TOLEDO, Ohio — Even if you weren't alive in 1978, if you live in northwest Ohio you no doubt know about the legacy of the Blizzard of '78. It is the hardware store yardstick against which all other snow events are measured.
So, what happens when we try to measure our most recent snowstorm of 2021 against that legendary weather event? Here's what we know, by the numbers.
In terms of impacts, there's just no comparison to '78. We may never get another storm that causes such widespread and long-lasting impacts.
However, when merely looking at snowfall totals, 2021 takes the cake. Keep in mind, though: Wind gusts and snowdrifts are also a big part of how people remember a storm. Also, a snowdrift is a highly subjective phenomenon, in that people may remember greater or smaller snowdrifts.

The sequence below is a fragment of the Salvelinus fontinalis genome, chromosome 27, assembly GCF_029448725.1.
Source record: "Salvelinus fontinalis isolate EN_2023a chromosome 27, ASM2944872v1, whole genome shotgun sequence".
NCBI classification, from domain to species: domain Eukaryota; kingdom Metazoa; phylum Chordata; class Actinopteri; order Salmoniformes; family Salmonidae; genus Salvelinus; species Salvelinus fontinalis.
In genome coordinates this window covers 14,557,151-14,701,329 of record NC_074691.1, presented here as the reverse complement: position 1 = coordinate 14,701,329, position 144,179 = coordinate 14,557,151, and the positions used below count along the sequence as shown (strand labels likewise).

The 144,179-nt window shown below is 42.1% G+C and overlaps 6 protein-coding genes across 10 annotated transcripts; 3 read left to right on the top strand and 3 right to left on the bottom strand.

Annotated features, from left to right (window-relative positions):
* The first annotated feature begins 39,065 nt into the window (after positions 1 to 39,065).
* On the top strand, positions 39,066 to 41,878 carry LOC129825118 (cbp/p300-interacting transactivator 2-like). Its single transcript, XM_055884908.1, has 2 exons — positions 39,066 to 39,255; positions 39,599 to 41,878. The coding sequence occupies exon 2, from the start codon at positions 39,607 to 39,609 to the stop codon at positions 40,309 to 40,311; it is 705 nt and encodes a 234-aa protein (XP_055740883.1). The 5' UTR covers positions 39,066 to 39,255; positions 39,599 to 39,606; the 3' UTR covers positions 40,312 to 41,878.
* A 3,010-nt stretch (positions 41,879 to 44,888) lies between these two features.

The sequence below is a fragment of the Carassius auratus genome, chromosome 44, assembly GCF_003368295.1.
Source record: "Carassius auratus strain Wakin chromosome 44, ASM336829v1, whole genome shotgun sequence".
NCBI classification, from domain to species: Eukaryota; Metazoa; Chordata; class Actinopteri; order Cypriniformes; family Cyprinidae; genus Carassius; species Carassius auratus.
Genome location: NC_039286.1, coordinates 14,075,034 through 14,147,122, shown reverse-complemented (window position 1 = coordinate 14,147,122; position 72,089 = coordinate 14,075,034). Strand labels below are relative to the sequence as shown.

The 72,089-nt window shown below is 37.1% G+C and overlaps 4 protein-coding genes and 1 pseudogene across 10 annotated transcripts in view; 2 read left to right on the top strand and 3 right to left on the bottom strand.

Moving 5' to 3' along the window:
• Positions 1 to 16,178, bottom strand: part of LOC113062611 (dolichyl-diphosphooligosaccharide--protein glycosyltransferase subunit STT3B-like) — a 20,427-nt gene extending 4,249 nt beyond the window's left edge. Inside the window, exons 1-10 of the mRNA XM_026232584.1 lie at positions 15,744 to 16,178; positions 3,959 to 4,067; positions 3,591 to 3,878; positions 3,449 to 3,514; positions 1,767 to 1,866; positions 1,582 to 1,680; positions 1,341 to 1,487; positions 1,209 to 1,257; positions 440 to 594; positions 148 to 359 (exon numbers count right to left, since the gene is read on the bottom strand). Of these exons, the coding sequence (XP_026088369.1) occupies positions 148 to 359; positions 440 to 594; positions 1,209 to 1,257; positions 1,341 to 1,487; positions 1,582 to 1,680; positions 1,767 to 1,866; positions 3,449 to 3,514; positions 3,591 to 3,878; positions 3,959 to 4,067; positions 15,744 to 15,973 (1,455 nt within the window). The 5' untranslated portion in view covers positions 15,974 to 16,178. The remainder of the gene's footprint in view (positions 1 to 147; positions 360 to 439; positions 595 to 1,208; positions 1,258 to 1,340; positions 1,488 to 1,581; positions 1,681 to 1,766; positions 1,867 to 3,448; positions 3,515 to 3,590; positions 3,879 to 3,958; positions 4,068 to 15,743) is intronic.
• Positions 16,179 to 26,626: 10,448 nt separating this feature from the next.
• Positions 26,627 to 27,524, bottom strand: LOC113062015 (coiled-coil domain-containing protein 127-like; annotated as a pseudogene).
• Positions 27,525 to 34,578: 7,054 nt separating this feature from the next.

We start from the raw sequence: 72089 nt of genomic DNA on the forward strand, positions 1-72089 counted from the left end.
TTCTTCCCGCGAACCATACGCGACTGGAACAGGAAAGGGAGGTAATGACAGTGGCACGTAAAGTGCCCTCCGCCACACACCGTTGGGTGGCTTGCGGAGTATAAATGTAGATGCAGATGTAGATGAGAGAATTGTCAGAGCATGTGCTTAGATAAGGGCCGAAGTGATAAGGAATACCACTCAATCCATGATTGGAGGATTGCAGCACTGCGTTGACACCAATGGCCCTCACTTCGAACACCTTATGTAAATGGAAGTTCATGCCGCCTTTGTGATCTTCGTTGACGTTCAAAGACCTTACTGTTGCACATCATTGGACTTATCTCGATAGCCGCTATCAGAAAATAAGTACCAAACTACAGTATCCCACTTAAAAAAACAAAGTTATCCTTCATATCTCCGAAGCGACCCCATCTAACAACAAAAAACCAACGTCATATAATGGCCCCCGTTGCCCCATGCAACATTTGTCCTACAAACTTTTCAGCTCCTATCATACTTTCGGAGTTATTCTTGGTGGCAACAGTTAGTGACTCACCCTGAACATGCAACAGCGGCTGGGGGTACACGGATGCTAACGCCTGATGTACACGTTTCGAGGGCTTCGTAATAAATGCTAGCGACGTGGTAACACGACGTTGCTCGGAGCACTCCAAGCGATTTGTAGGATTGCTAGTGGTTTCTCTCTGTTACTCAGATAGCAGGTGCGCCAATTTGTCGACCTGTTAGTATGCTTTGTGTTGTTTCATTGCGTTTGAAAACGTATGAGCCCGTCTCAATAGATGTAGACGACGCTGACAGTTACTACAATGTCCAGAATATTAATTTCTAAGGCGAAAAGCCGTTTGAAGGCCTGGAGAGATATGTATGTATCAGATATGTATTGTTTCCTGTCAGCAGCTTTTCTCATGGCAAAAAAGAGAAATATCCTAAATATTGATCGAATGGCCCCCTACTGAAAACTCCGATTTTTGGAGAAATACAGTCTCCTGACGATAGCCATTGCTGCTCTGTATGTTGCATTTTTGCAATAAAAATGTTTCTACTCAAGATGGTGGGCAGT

Even with this most recent snowstorm, snowdrifts were largely variable based on location and were much more significant in rural areas than in the Toledo metro.
Over two days, Feb. 15-16, if you've lived in Toledo your whole life, this was the biggest snowstorm you've ever lived through, with 14.5 inches measured at Eugene F. Kranz Toledo Express Airport. This is the highest snow total measured there since records began being kept, in 1955. The Blizzard of 1978 totaled 12 inches of snow.
What this recent storm did not have, however, was the wind velocity that made the Blizzard of '78 the BIG one that left its mark. The winds the 1978 storm generated had gusts of 70 mph, leading to at least $100 million in damage and 50 deaths in Ohio. Snowstorm 2021 saw wind gusts of 30 mph.
The drifts of '78? Those towered at 5-10 feet. Snowstorm 2021? The drifts are about 2-3 feet.
In the game of inches, this year rules. But as far as overall impacts and impressions seared in memories? The Blizzard of '78 is still king.